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Is there any reason for private virtual functions?

P: n/a
I was browsing the C++ FAQ Lite the other day when I came accross
question #23.4
(http://www.parashift.com/c++-faq-lit...html#faq-23.4).
The question was "When should someone use private virtuals?", and the
author answered with "almost never, but there are reasons". So, I am
asking, what are the reasons. It seems illogical to have one; the
point of a virtual function is to be overriden in a derived class, and
the derived class cannot touch anything that is private in the base
class. Has anyone ever used a private virtual function before?

Jun 30 '06 #1
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3 Replies


P: n/a
Jimmy wrote:
I was browsing the C++ FAQ Lite the other day when I came accross
question #23.4
(http://www.parashift.com/c++-faq-lit...html#faq-23.4).
The question was "When should someone use private virtuals?", and the
author answered with "almost never, but there are reasons". So, I am
asking, what are the reasons. It seems illogical to have one; the
point of a virtual function is to be overriden in a derived class, and
the derived class cannot touch anything that is private in the base
class. Has anyone ever used a private virtual function before?


You use private virtual functions when you don't want anyone (including
derived classes) to call the function directly (which should be most of
the time, in a good, flexible design). You might use them when
implementing the "Template Method" pattern.

Some people recommend that virtual functions should be private by
default, and only protected and public if you have good reason. e.g.
http://www.gotw.ca/publications/mill18.htm

Tom
Jun 30 '06 #2

P: n/a
Jimmy wrote:
I was browsing the C++ FAQ Lite the other day when I came accross
question #23.4
(http://www.parashift.com/c++-faq-lit...html#faq-23.4).
The question was "When should someone use private virtuals?", and the
author answered with "almost never, but there are reasons".
Hmm, I have read documents that rather say something like "almost always,
but there are reasons not to".
So, I am asking, what are the reasons. It seems illogical to have one;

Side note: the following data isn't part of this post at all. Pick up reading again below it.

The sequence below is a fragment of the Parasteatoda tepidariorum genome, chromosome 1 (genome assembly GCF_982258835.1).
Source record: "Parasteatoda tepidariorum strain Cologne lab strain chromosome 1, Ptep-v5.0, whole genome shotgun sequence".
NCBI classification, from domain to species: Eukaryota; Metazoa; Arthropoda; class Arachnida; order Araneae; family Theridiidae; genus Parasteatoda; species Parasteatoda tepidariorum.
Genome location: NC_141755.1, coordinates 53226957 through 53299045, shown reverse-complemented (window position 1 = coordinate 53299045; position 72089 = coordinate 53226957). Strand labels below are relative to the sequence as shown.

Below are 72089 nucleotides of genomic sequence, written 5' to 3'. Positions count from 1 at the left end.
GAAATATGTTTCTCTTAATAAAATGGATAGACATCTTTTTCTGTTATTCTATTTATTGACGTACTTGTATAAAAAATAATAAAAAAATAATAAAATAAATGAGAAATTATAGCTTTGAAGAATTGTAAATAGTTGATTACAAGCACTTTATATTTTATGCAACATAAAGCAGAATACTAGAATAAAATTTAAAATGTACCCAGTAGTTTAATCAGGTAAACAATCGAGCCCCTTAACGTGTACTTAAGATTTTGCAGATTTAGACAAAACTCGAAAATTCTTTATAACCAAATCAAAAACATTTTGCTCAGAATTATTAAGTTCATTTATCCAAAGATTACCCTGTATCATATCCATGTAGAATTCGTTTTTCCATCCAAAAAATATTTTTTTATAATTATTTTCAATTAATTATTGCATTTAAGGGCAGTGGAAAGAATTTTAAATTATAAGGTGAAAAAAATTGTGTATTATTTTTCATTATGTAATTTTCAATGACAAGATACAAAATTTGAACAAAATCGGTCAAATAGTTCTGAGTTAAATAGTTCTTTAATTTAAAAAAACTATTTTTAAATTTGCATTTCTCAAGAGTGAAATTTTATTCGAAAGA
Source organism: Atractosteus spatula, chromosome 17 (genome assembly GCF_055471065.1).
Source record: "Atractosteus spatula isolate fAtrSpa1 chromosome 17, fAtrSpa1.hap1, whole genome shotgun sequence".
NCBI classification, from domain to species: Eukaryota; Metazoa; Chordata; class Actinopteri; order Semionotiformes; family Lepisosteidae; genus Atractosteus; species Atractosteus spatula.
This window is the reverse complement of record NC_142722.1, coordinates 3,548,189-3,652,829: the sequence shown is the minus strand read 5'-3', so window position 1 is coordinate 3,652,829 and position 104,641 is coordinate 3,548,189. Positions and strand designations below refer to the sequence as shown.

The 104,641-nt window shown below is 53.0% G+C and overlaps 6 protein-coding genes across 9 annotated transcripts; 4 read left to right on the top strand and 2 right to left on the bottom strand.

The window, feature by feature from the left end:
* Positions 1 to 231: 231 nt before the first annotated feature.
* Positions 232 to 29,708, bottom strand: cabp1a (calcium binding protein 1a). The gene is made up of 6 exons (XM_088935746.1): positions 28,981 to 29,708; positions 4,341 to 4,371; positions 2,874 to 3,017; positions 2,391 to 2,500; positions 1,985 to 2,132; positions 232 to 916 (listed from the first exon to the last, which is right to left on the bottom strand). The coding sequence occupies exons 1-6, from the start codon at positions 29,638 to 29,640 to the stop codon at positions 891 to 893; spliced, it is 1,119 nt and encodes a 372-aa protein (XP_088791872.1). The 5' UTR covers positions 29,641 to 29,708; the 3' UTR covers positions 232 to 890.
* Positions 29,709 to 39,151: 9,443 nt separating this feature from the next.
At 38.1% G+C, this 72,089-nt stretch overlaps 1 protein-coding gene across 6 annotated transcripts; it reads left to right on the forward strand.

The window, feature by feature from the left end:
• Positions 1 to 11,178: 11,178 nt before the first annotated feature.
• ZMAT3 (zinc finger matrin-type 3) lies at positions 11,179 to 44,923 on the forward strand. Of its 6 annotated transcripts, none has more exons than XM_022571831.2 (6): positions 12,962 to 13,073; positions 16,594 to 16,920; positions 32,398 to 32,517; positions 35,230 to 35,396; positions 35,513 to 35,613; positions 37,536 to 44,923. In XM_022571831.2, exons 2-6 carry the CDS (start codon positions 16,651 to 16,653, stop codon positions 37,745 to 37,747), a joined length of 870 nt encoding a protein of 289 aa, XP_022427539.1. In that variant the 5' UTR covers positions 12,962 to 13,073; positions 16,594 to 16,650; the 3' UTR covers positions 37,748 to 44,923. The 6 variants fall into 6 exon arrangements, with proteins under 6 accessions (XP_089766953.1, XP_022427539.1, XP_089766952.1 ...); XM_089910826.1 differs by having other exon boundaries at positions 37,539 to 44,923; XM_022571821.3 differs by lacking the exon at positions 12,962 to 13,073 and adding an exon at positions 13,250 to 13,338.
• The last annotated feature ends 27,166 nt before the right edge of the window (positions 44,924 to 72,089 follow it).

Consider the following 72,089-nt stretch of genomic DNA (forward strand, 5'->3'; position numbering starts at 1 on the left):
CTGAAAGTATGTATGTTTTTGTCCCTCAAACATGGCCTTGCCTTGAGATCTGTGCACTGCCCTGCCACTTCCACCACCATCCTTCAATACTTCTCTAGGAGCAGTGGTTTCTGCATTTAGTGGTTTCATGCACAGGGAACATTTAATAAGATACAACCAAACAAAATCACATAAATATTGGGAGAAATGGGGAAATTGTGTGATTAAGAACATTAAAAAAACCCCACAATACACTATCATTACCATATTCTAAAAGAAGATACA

the point of a virtual function is to be overriden in a derived class, and
the derived class cannot touch anything that is private in the base
class.
It can't call it, but it can still override it. It seems to be a common
misconception that to override a function, it must be accessible.
Has anyone ever used a private virtual function before?


Yes. The basic idea is that the base class can check pre- and postconditions
and do other stuff that must always be done when the function is called. To
ensure that the virtual funtion is always called through the wrapper and
not directly, you make it private.
So you do something like:

class Base
{
public:
void foo(int i)
{
if (i > 1234)
throw std::range_error("greater than 1234");
do_foo(i);
}

private:
virtual void do_foo(int i) = 0;
};

class Derived : public Base
{
private:
virtual void do_foo(int i)
{
// i is never > 1234 here
}
};

Jun 30 '06 #3

P: n/a
"Jimmy" <un*********@gmail.com> wrote in message
news:11*********************@x69g2000cwx.googlegro ups.com
I was browsing the C++ FAQ Lite the other day when I came accross
question #23.4
(http://www.parashift.com/c++-faq-lit...html#faq-23.4).
The question was "When should someone use private virtuals?", and the
author answered with "almost never, but there are reasons". So, I am
asking, what are the reasons. It seems illogical to have one; the
point of a virtual function is to be overriden in a derived class, and
the derived class cannot touch anything that is private in the base
class. Has anyone ever used a private virtual function before?


To override a virtual function, it is not necessary to have access to it.
Consider the following:

#include <iostream>
using namespace std;

class Base
{
public:
void Print()
{
PrintImplementation();
}
private:
virtual void PrintImplementation()
{
cout << "Base\n";
}
};

class Derived : public Base
{
private:
virtual void PrintImplementation()
{
cout << "Derived\n";
}
};
int main()
{
Base b;
Derived d;
Base * ptr0 = &b;
Base * ptr1 = &d;
ptr0->Print();
ptr1->Print();
return 0;
}
This model of public non-virtual functions and non-public virtual functions
is recommended by Sutter and Alexandrescu (C++ Coding Standards) in some
cases.

The idea is that the public non-virtual function provides an unchanging
interface, whereas the non-public virtual function provides an
implementation that can change as needed. Thus you could increase the number
of arguments of the virtual function without altering the class interface.
You can also have the public non-virtual function call multiple virtual
functions and derived classes can be selective in what they override.

--
John Carson

Jun 30 '06 #4

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